Gemma Blackshaw is Professor of Art History at the Royal College of Art (RCA) and Academic Associate at the Freud Museum. An interdisciplinary scholar, writer and curator specialising in what she has termed ‘clinical modernism’, she works on the intersection of modernist art and literature with clinical medical cultures in early twentieth-century Europe. ‘The Sick Train’ offers a window on to her epistolary biography-in-pieces, BESSIE, which draws upon her creative approach to the writing of sick women’s lives in histories of modernism, to the archive, to cross-historical correspondence as a practice of care, and to art historical research as an expression of lovesick attachment to the object of study. She is the originator and convenor of the CARE research group at the RCA, which meets to develop creative research methods that prioritise the care of bodies, materials and environments across time, and co-editor of its two anthologies: CARE(LESS). A supplement to ON CARE (Ma Bibliothèque, 2021,, and I care by… (Research Communiqués: RCA School of Arts and Humanities, 2022).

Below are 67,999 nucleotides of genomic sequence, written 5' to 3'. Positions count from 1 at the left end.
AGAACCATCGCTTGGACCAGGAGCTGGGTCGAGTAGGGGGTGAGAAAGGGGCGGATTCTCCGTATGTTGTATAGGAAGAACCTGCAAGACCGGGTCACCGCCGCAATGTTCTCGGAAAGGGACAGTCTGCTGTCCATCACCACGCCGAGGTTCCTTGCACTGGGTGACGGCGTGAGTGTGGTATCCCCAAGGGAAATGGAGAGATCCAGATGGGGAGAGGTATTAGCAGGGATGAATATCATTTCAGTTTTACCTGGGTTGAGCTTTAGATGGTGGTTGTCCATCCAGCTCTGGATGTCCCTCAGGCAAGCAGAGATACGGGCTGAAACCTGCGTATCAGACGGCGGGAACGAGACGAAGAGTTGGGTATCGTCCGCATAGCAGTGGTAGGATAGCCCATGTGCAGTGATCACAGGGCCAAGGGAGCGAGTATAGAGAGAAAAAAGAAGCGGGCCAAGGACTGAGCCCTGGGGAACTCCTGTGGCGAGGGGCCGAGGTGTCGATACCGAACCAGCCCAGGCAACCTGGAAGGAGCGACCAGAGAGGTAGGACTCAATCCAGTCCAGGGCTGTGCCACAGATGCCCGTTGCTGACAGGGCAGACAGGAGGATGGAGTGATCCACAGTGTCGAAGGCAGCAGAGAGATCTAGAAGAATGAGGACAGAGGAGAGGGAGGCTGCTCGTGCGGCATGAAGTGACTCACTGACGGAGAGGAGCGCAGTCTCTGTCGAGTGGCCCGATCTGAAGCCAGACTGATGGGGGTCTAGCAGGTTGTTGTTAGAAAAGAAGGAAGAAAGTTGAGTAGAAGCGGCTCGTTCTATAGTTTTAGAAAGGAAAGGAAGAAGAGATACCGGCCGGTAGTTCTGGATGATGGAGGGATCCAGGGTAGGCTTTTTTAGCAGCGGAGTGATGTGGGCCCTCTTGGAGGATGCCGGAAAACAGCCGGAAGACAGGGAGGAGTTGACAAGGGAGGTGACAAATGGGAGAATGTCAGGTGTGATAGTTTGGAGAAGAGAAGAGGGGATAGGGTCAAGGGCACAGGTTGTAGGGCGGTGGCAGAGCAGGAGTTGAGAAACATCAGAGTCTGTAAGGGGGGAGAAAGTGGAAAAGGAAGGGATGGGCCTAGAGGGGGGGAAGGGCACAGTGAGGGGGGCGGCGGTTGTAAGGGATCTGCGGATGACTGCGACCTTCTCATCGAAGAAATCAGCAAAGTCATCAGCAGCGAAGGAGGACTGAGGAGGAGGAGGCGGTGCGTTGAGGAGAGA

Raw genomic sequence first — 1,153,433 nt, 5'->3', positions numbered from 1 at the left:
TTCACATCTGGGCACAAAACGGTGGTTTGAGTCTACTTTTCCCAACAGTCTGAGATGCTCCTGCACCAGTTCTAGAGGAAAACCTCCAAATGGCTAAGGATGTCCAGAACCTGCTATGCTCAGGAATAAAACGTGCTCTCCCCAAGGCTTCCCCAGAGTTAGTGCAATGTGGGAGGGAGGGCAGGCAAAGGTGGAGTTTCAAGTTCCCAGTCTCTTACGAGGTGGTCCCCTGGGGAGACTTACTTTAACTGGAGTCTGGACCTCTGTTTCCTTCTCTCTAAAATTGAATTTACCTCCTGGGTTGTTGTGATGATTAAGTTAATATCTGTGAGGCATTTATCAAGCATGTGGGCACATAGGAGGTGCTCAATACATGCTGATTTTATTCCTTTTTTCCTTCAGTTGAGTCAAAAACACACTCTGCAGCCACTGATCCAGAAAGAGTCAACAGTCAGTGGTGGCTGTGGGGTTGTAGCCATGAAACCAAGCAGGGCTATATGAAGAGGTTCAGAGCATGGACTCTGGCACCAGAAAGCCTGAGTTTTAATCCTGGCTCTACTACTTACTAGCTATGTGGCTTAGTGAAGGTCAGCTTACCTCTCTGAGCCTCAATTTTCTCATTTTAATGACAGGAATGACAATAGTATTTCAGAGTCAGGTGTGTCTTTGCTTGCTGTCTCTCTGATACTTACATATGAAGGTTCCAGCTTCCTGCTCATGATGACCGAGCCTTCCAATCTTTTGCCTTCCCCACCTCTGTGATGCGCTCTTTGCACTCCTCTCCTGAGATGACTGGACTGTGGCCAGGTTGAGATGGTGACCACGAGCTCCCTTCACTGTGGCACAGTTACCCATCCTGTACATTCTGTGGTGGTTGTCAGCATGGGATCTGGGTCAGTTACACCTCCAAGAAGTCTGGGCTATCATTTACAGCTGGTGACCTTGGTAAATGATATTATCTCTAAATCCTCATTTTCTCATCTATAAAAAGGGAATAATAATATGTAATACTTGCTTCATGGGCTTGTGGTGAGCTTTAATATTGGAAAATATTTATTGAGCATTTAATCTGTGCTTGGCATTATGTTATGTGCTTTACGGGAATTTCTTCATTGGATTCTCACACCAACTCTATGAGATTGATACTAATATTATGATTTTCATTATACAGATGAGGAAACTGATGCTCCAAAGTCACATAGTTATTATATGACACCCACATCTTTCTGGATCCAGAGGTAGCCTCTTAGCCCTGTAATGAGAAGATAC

1 Gaston Maison, 75 ans du chemin de fer Aigle-Leysin (Aigle: Revue des amis du rail, 1975), p. 104.
2 Arthur Schnitzler, Dying (Sterben), (1895), translated by Anthea Bell (London: Pushkin Press, 2006), p. 118.
3 Emily Dickinson, Poems: Packet VI, Fascicle 18. Includes 13 poems, written in ink, dated ca. 1862,
4 Alison Bashford, ‘Living with tuberculosis: the prehistory of HIV/AIDS’, Perspectives: The Art of Medicine, The Lancet, Vol. 375, Issue 9728, P17774-17775, 22 May 2010.
5 John Berger and Anne Michaels, Railtracks (London: Go Together Press, 2011), p. 10.